MRI continually explores new avenues to promote global change research in mountains. Since the Swiss National Science Foundation (SNSF) renewed its funding for the initiative in 2010, MRI has pursued its program of global and regional networking activities, synthesis workshops, and new communication modes, but is now going beyond them to investigate more sustained efforts.
Research themes emerging from Perth
The conference on “Global Change and the World's Mountains” in Perth in 2010 provided a snapshot of the current status of global change research in the world's mountains, from which the mountain research community constructed assessments of important future research themes (Greenwood 2010; Björnsen Gurung et al 2012). The following emerged as important themes over the next 5–10 years:
Mountains in the global South;
Nature and trajectory of ecological systems under global change;
Institutions and social systems;
Interactions between social and ecological systems;
Global social drivers;
Long-term monitoring (observing systems);
Human agency in the mountains;
Human presence in the mountains;
Integrated analysis and modeling for land sustainability.
To translate these general themes into more concrete actions, MRI convened a 1-day workshop of its Global Commission at Imperial College, London, immediately following the International Geosphere-Biosphere Programme's (IGBP's) “Planet Under Pressure” Conference in March 2012. The MRI Global Commission consists of the Swiss principal investigators who sponsor MRI at the SNSF, as well as MRI's Scientific Advisory Board augmented by active mountain researchers.
The Global Commission brainstormed possible activities for the mountain research community with respect to each of these themes (Figure 1). Results were captured in detailed mind maps (available at http://mri.scnatweb.ch/gallery/63), which MRI later developed into initial descriptions of 9 “Concerted Efforts.” A few of these Concerted Efforts are discussed below.
A union of mountain-observing sites
In 2005 the Global Change in Mountain Regions (GLOCHAMORE) project envisioned a worldwide global change research program using comparable methodologies and supporting comparative analysis, to be implemented through a network of mountain Biosphere Reserves. It was—and still is—a sound scientific idea, but numerous institutional and financial problems have limited its pursuit.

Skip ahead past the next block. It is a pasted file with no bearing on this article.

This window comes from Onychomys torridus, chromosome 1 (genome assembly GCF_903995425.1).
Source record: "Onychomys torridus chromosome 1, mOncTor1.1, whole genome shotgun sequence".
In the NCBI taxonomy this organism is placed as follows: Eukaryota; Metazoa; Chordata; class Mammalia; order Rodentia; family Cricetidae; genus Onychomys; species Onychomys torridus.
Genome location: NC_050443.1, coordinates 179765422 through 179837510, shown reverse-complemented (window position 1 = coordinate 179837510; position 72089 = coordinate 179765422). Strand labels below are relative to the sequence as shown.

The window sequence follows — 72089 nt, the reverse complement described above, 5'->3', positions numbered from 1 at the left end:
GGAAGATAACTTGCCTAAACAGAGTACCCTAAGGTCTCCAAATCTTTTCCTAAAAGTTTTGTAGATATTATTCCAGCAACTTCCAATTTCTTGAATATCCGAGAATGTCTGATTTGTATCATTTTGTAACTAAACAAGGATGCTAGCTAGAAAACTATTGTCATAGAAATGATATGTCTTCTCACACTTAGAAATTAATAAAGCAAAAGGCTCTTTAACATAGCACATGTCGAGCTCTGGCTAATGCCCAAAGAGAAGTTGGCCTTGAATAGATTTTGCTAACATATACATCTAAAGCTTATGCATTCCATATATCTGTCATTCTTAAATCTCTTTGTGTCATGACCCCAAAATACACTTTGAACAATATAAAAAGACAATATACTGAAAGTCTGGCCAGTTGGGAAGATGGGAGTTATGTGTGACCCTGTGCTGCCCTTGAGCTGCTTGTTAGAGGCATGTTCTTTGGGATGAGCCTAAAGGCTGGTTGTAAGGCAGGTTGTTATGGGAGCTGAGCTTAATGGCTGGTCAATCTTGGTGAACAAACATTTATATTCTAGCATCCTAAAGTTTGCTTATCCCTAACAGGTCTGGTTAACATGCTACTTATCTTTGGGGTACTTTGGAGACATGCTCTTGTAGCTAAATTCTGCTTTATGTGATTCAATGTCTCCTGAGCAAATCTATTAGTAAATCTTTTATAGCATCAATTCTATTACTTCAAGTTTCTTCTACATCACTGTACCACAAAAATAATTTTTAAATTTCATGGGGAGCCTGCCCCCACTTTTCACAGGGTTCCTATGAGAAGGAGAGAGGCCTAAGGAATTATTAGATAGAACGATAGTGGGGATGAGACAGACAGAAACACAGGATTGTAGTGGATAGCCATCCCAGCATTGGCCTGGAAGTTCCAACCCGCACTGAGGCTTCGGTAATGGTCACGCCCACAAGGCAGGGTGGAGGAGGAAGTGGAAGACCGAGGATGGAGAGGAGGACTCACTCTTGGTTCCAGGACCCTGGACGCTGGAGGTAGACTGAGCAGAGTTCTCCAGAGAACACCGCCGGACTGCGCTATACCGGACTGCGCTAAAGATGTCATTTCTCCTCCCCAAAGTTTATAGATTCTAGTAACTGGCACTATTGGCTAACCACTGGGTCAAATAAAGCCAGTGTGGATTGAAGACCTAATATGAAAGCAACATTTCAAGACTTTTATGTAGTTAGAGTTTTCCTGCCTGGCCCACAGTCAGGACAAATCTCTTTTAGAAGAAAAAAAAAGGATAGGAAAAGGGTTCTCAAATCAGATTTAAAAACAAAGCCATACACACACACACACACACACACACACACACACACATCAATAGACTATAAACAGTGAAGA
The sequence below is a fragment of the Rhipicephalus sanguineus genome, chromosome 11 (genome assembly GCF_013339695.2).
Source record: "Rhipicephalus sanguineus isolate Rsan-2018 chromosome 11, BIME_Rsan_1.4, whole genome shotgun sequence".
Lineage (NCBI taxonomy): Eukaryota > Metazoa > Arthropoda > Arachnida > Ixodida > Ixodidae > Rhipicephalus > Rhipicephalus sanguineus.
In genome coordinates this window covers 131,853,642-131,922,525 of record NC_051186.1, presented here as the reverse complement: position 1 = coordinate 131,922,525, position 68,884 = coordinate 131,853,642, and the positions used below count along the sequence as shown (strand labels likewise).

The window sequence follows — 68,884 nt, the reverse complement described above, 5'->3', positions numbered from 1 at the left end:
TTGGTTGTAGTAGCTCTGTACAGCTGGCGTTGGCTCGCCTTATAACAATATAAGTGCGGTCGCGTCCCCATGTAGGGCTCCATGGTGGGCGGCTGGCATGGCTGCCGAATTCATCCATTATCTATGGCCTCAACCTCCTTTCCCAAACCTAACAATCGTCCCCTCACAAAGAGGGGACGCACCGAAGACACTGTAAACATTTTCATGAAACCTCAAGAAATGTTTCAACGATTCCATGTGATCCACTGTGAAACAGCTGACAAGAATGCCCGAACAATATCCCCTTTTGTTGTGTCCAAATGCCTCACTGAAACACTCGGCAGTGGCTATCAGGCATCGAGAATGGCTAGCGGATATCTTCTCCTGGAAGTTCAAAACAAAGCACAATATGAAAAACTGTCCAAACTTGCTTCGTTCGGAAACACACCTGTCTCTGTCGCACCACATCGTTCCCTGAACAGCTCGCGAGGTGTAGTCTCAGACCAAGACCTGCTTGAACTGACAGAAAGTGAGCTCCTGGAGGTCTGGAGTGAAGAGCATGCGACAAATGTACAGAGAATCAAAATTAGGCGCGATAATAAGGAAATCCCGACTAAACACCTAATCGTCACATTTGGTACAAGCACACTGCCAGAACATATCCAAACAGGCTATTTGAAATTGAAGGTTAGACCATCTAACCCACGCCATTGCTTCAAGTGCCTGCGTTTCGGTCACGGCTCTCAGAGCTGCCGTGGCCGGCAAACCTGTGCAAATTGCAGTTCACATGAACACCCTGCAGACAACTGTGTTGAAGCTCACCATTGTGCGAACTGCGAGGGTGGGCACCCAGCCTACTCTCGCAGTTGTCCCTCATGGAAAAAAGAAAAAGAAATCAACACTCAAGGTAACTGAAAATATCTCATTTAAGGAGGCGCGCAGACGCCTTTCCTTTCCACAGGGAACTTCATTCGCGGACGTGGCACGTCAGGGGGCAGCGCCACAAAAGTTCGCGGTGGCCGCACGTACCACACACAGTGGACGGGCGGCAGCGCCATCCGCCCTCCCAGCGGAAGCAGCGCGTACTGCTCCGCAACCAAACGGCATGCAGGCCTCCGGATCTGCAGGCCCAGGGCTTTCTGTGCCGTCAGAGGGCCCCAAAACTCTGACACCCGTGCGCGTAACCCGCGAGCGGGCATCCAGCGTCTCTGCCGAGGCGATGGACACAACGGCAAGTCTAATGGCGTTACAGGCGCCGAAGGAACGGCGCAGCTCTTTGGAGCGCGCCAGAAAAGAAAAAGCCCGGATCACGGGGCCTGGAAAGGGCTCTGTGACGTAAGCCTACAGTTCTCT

Instead of declaring a global program and then attempting to implement it in previously defined sites, an alternative route might be to work with specific sites and researchers to develop a comparative global program. This is how evolution works: it does not create something entirely new by design, but rather uses the pieces it currently has available—the existing programs and researchers in this analogy—to fashion something that serves new purposes: in this case, a comprehensive global research program.
Which are these existing programs, researchers, and sites in our case? Networks such as the Global Observation Research Initiative in Alpine Environments (GLORIA) and the Mountain Invasion Research Network (MIREN) are among the best known and best working. Their highly specific foci—on alpine plant community composition change due to climate change (GLORIA) and on the invasion of mountain floras by exotic plants (MIREN)—have been key to their success, bringing together coherent communities of researchers who fund their activities independently. The fact that these networks are successful without centralized funding indicates that where there is an intellectual will, there is usually a financial way.